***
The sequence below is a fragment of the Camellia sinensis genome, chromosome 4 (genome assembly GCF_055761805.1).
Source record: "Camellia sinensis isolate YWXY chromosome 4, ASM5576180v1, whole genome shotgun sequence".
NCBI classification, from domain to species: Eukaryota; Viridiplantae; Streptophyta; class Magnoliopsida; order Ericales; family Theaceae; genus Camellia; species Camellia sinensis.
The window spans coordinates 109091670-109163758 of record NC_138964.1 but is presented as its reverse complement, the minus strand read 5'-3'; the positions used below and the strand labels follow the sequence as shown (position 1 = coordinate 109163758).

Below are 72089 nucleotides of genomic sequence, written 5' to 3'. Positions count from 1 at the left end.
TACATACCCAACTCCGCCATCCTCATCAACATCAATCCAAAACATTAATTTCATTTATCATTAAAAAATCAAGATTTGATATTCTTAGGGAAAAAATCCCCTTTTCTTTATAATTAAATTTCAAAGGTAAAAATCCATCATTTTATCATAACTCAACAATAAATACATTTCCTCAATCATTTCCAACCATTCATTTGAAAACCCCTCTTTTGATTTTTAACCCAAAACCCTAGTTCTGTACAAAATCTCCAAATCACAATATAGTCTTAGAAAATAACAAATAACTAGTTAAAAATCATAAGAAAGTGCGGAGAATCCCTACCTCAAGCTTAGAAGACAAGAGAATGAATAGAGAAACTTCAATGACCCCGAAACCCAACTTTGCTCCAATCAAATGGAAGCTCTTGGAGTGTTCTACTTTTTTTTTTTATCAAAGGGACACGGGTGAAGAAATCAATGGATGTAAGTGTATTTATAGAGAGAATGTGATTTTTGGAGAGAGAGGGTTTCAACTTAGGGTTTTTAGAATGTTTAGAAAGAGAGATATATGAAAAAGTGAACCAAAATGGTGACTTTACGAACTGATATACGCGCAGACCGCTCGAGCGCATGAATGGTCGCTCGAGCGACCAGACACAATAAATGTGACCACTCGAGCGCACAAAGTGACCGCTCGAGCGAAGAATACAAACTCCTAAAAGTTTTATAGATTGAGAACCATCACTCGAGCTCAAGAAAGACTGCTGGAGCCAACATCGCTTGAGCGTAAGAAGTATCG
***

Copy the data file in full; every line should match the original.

The sequence below is a fragment of the Camellia sinensis genome, chromosome 4 (genome assembly GCF_055761805.1).
Source record: "Camellia sinensis isolate YWXY chromosome 4, ASM5576180v1, whole genome shotgun sequence".
NCBI classification, from domain to species: Eukaryota; Viridiplantae; Streptophyta; class Magnoliopsida; order Ericales; family Theaceae; genus Camellia; species Camellia sinensis.
The window spans coordinates 109091670-109163758 of record NC_138964.1 but is presented as its reverse complement, the minus strand read 5'-3'; the positions used below and the strand labels follow the sequence as shown (position 1 = coordinate 109163758).

Below are 72089 nucleotides of genomic sequence, written 5' to 3'. Positions count from 1 at the left end.
TACATACCCAACTCCGCCATCCTCATCAACATCAATCCAAAACATTAATTTCATTTATCATTAAAAAATCAAGATTTGATATTCTTAGGGAAAAAATCCCCTTTTCTTTATAATTAAATTTCAAAGGTAAAAATCCATCATTTTATCATAACTCAACAATAAATACATTTCCTCAATCATTTCCAACCATTCATTTGAAAACCCCTCTTTTGATTTTTAACCCAAAACCCTAGTTCTGTACAAAATCTCCAAATCACAATATAGTCTTAGAAAATAACAAATAACTAGTTAAAAATCATAAGAAAGTGCGGAGAATCCCTACCTCAAGCTTAGAAGACAAGAGAATGAATAGAGAAACTTCAATGACCCCGAAACCCAACTTTGCTCCAATCAAATGGAAGCTCTTGGAGTGTTCTACTTTTTTTTTTTATCAAAGGGACACGGGTGAAGAAATCAATGGATGTAAGTGTATTTATAGAGAGAATGTGATTTTTGGAGAGAGAGGGTTTCAACTTAGGGTTTTTAGAATGTTTAGAAAGAGAGATATATGAAAAAGTGAACCAAAATGGTGACTTTACGAACTGATATACGCGCAGACCGCTCGAGCGCATGAATGGTCGCTCGAGCGACCAGACACAATAAATGTGACCACTCGAGCGCACAAAGTGACCGCTCGAGCGAAGAATACAAACTCCTAAAAGTTTTATAGATTGAGAACCATCACTCGAGCTCAAGAAAGACTGCTGGAGCCAACATCGCTTGAGCGTAAGAAGTATCG